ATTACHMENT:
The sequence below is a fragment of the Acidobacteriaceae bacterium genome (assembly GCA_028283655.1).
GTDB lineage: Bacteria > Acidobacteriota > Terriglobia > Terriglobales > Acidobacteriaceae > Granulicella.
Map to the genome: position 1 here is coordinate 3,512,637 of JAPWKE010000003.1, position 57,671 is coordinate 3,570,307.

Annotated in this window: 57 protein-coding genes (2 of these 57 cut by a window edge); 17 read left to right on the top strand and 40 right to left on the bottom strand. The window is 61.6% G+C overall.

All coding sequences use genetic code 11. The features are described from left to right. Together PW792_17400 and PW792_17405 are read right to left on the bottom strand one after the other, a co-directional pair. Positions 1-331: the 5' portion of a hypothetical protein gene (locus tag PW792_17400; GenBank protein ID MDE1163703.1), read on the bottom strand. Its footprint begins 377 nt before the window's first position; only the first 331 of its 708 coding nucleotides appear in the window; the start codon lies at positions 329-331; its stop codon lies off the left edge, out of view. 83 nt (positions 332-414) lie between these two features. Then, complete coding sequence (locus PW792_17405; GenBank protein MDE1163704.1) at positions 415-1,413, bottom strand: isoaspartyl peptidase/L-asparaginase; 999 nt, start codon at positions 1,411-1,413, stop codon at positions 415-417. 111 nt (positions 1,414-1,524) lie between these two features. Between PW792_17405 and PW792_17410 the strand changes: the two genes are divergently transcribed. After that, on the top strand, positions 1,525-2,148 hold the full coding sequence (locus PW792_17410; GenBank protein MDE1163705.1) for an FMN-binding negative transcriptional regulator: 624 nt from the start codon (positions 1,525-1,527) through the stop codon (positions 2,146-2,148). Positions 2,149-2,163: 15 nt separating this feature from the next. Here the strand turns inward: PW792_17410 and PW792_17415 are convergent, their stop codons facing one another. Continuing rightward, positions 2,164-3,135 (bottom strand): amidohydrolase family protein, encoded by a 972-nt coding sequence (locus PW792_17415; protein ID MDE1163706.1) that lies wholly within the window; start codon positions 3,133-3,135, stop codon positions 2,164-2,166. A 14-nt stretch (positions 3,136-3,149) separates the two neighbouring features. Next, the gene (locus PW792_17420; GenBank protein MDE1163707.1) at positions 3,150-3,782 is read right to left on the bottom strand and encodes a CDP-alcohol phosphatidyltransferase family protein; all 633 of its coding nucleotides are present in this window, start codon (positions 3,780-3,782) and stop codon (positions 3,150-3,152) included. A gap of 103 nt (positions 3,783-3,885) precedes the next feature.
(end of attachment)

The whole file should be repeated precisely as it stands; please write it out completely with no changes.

The sequence below is a fragment of the Acidobacteriaceae bacterium genome (assembly GCA_028283655.1).
GTDB lineage: Bacteria > Acidobacteriota > Terriglobia > Terriglobales > Acidobacteriaceae > Granulicella.
Map to the genome: position 1 here is coordinate 3,512,637 of JAPWKE010000003.1, position 57,671 is coordinate 3,570,307.

Annotated in this window: 57 protein-coding genes (2 of these 57 cut by a window edge); 17 read left to right on the top strand and 40 right to left on the bottom strand. The window is 61.6% G+C overall.

All coding sequences use genetic code 11. The features are described from left to right. Together PW792_17400 and PW792_17405 are read right to left on the bottom strand one after the other, a co-directional pair. Positions 1-331: the 5' portion of a hypothetical protein gene (locus tag PW792_17400; GenBank protein ID MDE1163703.1), read on the bottom strand. Its footprint begins 377 nt before the window's first position; only the first 331 of its 708 coding nucleotides appear in the window; the start codon lies at positions 329-331; its stop codon lies off the left edge, out of view. 83 nt (positions 332-414) lie between these two features. Then, complete coding sequence (locus PW792_17405; GenBank protein MDE1163704.1) at positions 415-1,413, bottom strand: isoaspartyl peptidase/L-asparaginase; 999 nt, start codon at positions 1,411-1,413, stop codon at positions 415-417. 111 nt (positions 1,414-1,524) lie between these two features. Between PW792_17405 and PW792_17410 the strand changes: the two genes are divergently transcribed. After that, on the top strand, positions 1,525-2,148 hold the full coding sequence (locus PW792_17410; GenBank protein MDE1163705.1) for an FMN-binding negative transcriptional regulator: 624 nt from the start codon (positions 1,525-1,527) through the stop codon (positions 2,146-2,148). Positions 2,149-2,163: 15 nt separating this feature from the next. Here the strand turns inward: PW792_17410 and PW792_17415 are convergent, their stop codons facing one another. Continuing rightward, positions 2,164-3,135 (bottom strand): amidohydrolase family protein, encoded by a 972-nt coding sequence (locus PW792_17415; protein ID MDE1163706.1) that lies wholly within the window; start codon positions 3,133-3,135, stop codon positions 2,164-2,166. A 14-nt stretch (positions 3,136-3,149) separates the two neighbouring features. Next, the gene (locus PW792_17420; GenBank protein MDE1163707.1) at positions 3,150-3,782 is read right to left on the bottom strand and encodes a CDP-alcohol phosphatidyltransferase family protein; all 633 of its coding nucleotides are present in this window, start codon (positions 3,780-3,782) and stop codon (positions 3,150-3,152) included. A gap of 103 nt (positions 3,783-3,885) precedes the next feature.